VIDEO: Evergreen protesters hold admins hostage over demands
Video from inside Evergreen State College continues to leak, showing that protesters had at one point held administrators hostage until they agreed to comply with their demands.
The incident took place during the second day of demonstrations demanding the resignation of Professor Bret Weinstein, who angered many students when he challenged the school’s decision to ask white people to leave campus for a day of diversity programming in an all-staff email.
"Somebody needs to go in that room real quick to make sure there’s no way for them to leave."
Having already accosted Weinstein with such vitriol that campus police suggested he leave campus because officers could not guarantee his safety, the students set their sights on the administration, confining school officials in an office until they capitulated to an ultimatum demanding various diversity-related initiatives.
“The priority is that they stay in that room. If they aren’t in that room, then we did something wrong, so you all need to watch that door, watch all the doors, the windows, you need to keep eyes on them,” one protester commands, referencing all of the potential exit points that administrators could use to make an escape. “Somebody needs to go in that room real quick to make sure there’s no way for them to leave.”
The video pans to a closed conference room leading to College President George Bridges’ office, which is surrounded on the outside by dozens of student protesters who made it their stated mission to establish a “physical presence” outside the office to ensure that Bridges and his staff “aren’t leaving.”
Shortly thereafter, one demonstrator emerges from Bridges’ office and triumphantly informs her companions that Bridges “talked to the chief of police and he said police will not show up.”
The unidentified protester who was apparently leading the brigade then enters Bridges’ office, where the president and several other administrators are seated around a table that is encircled by still more student protesters.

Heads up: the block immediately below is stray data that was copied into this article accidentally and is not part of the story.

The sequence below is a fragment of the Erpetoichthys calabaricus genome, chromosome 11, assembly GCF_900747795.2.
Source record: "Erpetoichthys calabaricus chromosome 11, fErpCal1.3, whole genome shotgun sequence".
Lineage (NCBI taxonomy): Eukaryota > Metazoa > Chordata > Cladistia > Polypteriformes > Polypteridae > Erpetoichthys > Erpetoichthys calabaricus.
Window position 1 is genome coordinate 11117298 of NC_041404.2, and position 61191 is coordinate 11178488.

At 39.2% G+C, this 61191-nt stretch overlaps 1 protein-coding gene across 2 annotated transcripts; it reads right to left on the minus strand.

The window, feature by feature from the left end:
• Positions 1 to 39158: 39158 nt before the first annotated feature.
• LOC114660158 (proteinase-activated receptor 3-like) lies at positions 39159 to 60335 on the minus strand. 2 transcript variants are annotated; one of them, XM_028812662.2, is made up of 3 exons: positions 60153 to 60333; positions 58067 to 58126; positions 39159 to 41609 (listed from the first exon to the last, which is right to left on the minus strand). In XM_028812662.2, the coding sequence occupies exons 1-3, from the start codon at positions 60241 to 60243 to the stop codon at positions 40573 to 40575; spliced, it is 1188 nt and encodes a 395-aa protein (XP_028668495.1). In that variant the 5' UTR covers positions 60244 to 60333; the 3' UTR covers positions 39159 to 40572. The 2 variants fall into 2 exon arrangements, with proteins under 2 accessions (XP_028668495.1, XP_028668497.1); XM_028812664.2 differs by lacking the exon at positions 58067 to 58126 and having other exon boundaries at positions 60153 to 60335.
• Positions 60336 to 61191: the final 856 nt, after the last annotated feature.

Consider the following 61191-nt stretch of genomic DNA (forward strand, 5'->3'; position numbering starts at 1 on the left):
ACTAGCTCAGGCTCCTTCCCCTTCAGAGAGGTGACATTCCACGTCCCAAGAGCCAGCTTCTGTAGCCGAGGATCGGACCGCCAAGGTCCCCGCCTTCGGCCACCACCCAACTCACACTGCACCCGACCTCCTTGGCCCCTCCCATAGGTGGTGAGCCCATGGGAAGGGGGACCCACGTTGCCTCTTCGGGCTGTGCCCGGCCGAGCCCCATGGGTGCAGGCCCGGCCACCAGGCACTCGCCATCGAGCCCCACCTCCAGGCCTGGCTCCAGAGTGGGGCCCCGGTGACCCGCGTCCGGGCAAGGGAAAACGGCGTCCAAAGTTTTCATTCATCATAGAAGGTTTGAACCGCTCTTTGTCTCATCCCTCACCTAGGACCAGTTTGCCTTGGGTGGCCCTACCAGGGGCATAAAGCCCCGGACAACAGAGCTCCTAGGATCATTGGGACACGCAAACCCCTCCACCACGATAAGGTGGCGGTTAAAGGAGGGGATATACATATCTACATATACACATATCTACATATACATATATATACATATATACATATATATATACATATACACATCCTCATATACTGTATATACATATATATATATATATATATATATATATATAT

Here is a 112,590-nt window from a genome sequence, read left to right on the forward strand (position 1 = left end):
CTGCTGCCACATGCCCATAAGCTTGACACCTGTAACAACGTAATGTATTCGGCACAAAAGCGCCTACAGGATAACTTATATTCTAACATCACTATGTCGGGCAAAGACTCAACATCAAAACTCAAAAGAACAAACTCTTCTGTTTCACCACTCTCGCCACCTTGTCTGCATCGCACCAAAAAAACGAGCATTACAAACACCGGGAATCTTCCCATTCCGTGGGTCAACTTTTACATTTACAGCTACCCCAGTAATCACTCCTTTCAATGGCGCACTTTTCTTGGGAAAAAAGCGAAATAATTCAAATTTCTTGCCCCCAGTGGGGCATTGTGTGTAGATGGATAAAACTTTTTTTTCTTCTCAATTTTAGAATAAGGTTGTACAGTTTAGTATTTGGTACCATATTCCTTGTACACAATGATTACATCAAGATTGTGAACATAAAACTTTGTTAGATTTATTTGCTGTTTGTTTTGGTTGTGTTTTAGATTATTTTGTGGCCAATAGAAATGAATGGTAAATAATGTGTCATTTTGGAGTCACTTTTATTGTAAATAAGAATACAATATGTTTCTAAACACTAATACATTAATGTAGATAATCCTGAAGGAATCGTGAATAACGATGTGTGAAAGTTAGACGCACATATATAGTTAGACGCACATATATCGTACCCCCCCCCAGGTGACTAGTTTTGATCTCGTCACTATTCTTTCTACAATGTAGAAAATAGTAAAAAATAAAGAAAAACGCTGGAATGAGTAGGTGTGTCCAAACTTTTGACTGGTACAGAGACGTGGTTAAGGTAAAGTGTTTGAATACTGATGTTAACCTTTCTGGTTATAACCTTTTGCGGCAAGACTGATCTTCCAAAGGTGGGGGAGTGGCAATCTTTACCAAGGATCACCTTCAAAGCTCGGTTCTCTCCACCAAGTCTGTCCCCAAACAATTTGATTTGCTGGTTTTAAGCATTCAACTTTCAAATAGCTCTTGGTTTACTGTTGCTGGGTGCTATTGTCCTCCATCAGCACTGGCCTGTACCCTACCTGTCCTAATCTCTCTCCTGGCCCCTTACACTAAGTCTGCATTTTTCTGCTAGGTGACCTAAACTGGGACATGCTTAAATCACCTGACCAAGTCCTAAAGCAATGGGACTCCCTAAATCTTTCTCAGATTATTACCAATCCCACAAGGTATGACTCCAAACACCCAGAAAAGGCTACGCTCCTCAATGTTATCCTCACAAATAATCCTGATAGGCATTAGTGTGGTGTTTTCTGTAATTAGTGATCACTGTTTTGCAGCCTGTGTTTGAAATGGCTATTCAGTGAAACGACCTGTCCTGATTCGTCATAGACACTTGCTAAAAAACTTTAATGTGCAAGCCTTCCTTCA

“The only priority is that y’all stay in this space until those demands can happen so that’s the only thing that we’re concerned about,” the protest leader reiterates, though he assures the administrators that “everyone’s safety and health is concerned,” and that food and water would be provided to them.
At one point, Bridges explains that he needs “to pee,” to which one protester initially responds by sharply instructing him to “hold it,” though he was eventually escorted to a nearby bathroom by a team of protesters.
Meanwhile, the crowd gathered outside continued to chant “hey, hey/ho, ho/these racist faculty have got to go.”
Some faculty members have enthusiastically aligned themselves with the demonstrators, however, encouraging their extreme tactics and endorsing their demands, which include suspending Weinstein without pay, disarming the campus police department, creating a staff position to support illegal immigrant students, and implementing mandatory “sensitivity and cultural competency training” for all employees.
One professor, Peter Bohmer, published an open letter expressing “solidarity” with the student protesters, writing that “the winning of these demands would lead to a far more inclusive and just campus,” but noting that “only one of the twelve demands mentions Bret Weinstein” because “this movement is about far more than Bret Weinstein.”
The demands do, in fact, seem to be the culmination of prior incidents in which student activists were sanctioned for interrupting school events, including a convocation, the opening of a new residence hall, and a reception for the school’s new chief of police, according to The Cooper Point Journal.
Bohmer, though, goes on to devote significant attention to the Weinstein controversy, accusing his colleague of emboldening “white supremacists” by appearing on Fox News to share his perspective with Tucker Carlson.
Bohmer complains that Weinstein “did not challenge the misinformation put forward by Carlson, e.g., that whites were forced to leave campus during the ‘Day of Absence’ in April of this year,” asserting that, “in reality, 200 white students were asked to volunteer, not forced, to leave campus for this discussion, a minor departure from previous years where students, staff, and faculty of color had left campus for one day.”
He also objects to Weinstein’s characterization of the ensuing protest, insisting that Weinstein was never “blocked from leaving his classroom” and that his contention that “a mob was running the campus” was “totally false” and “irresponsible.”
“Occasionally, the word safety is overused at Evergreen but an interview such as Weinstein’s on Fox contributes to a climate where the growing numbers of emboldened white supremacists pose a growing and real danger, especially to Black students, staff, and faculty,” Bohmer writes. “To do such an interview which furthers the right-wing agenda of Fox and also societal racism is the height of racial insensitivity.”
Campus Reform reached out to the university for comment, but did not receive a response in time for publication. As this article went to press, however, the school announced on its website that "the college is closing immediately for the day" due to "a direct threat to campus safety."
Follow the author of this article on Twitter: @AGockowski